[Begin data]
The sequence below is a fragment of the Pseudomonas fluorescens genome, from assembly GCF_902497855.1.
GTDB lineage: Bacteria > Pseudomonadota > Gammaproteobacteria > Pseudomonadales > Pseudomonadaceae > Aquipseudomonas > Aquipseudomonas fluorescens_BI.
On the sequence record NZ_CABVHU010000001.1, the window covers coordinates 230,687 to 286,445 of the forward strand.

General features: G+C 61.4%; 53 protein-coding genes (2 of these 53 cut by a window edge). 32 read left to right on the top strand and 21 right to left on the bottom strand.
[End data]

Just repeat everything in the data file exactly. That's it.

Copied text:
The sequence below is a fragment of the Pseudomonas fluorescens genome, from assembly GCF_902497855.1.
GTDB lineage: Bacteria > Pseudomonadota > Gammaproteobacteria > Pseudomonadales > Pseudomonadaceae > Aquipseudomonas > Aquipseudomonas fluorescens_BI.
On the sequence record NZ_CABVHU010000001.1, the window covers coordinates 230,687 to 286,445 of the forward strand.

General features: G+C 61.4%; 53 protein-coding genes (2 of these 53 cut by a window edge). 32 read left to right on the top strand and 21 right to left on the bottom strand.